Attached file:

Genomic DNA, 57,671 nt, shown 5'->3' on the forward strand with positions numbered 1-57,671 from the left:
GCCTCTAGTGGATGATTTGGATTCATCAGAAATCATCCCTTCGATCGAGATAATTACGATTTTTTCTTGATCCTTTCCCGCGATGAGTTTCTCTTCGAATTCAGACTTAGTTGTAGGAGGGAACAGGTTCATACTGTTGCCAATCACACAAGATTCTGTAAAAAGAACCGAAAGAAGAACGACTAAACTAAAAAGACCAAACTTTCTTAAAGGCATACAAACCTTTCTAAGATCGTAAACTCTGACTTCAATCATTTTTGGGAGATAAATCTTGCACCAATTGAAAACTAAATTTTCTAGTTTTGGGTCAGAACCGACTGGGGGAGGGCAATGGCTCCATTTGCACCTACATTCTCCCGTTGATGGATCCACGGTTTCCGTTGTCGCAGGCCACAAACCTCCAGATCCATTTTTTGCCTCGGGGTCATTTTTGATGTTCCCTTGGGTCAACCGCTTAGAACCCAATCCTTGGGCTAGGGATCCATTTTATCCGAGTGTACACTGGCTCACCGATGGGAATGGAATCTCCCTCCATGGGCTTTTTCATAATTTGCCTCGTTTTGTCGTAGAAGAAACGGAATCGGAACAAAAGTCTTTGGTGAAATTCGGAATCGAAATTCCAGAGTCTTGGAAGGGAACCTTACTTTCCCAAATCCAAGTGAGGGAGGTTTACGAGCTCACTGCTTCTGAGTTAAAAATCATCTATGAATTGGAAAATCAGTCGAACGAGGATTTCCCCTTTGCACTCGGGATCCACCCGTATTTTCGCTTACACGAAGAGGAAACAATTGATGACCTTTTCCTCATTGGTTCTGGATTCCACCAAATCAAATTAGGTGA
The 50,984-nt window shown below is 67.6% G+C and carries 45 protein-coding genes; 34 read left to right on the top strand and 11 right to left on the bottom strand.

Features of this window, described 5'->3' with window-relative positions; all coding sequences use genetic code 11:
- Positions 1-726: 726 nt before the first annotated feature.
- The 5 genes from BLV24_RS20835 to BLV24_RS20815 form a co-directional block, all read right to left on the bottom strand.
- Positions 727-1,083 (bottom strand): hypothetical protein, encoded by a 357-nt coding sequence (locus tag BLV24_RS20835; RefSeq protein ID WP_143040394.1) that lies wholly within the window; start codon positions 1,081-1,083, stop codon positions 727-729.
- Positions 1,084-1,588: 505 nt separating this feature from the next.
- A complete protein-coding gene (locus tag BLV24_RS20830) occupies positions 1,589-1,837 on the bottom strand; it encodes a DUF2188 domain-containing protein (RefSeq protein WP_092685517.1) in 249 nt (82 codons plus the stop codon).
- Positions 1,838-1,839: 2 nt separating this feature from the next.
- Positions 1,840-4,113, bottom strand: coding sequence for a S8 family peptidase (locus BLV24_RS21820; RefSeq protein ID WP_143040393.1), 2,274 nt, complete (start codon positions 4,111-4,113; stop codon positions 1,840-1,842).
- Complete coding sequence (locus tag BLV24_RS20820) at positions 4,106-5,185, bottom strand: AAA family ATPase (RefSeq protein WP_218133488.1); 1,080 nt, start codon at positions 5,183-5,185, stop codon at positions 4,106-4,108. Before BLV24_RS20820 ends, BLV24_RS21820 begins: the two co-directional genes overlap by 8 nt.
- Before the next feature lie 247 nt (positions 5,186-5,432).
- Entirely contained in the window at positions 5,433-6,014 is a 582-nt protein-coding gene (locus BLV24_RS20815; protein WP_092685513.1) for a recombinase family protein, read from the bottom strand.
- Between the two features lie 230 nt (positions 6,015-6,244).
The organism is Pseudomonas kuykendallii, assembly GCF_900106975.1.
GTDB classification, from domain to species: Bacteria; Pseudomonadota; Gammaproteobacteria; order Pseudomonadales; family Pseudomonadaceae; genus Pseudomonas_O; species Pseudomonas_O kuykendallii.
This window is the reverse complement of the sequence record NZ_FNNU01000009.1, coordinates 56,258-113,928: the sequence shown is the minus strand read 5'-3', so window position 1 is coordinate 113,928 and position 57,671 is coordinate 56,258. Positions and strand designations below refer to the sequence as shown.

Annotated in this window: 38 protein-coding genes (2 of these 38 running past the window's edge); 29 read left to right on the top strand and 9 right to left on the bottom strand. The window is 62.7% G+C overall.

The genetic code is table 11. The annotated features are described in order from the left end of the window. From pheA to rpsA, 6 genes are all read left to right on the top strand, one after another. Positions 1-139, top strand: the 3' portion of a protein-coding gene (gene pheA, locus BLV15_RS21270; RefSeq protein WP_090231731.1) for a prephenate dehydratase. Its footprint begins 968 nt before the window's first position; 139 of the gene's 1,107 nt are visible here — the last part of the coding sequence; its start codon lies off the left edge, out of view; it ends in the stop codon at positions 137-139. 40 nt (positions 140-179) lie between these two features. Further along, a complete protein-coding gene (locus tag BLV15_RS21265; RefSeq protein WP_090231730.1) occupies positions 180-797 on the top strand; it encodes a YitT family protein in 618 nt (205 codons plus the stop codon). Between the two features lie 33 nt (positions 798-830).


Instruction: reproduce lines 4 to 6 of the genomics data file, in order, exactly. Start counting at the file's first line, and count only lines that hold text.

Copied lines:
Features of this window, described 5'->3' with window-relative positions; all coding sequences use genetic code 11:
- Positions 1-726: 726 nt before the first annotated feature.
- The 5 genes from BLV24_RS20835 to BLV24_RS20815 form a co-directional block, all read right to left on the bottom strand.